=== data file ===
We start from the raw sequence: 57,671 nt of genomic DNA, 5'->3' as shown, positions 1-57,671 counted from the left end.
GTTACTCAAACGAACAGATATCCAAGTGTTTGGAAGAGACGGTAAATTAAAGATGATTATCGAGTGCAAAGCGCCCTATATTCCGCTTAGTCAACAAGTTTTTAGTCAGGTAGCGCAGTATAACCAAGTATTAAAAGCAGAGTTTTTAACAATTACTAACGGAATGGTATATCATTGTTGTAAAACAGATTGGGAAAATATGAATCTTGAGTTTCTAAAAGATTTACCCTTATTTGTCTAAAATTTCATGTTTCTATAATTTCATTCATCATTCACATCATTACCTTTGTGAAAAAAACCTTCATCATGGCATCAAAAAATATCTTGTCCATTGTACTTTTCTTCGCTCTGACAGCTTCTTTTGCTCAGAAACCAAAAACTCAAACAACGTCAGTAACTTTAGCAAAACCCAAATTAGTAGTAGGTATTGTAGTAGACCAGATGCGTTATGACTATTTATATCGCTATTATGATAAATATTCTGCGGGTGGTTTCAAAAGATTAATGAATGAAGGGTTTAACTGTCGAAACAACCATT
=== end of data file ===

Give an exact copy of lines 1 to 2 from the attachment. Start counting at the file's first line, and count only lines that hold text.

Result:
We start from the raw sequence: 57,671 nt of genomic DNA, 5'->3' as shown, positions 1-57,671 counted from the left end.
GTTACTCAAACGAACAGATATCCAAGTGTTTGGAAGAGACGGTAAATTAAAGATGATTATCGAGTGCAAAGCGCCCTATATTCCGCTTAGTCAACAAGTTTTTAGTCAGGTAGCGCAGTATAACCAAGTATTAAAAGCAGAGTTTTTAACAATTACTAACGGAATGGTATATCATTGTTGTAAAACAGATTGGGAAAATATGAATCTTGAGTTTCTAAAAGATTTACCCTTATTTGTCTAAAATTTCATGTTTCTATAATTTCATTCATCATTCACATCATTACCTTTGTGAAAAAAACCTTCATCATGGCATCAAAAAATATCTTGTCCATTGTACTTTTCTTCGCTCTGACAGCTTCTTTTGCTCAGAAACCAAAAACTCAAACAACGTCAGTAACTTTAGCAAAACCCAAATTAGTAGTAGGTATTGTAGTAGACCAGATGCGTTATGACTATTTATATCGCTATTATGATAAATATTCTGCGGGTGGTTTCAAAAGATTAATGAATGAAGGGTTTAACTGTCGAAACAACCATT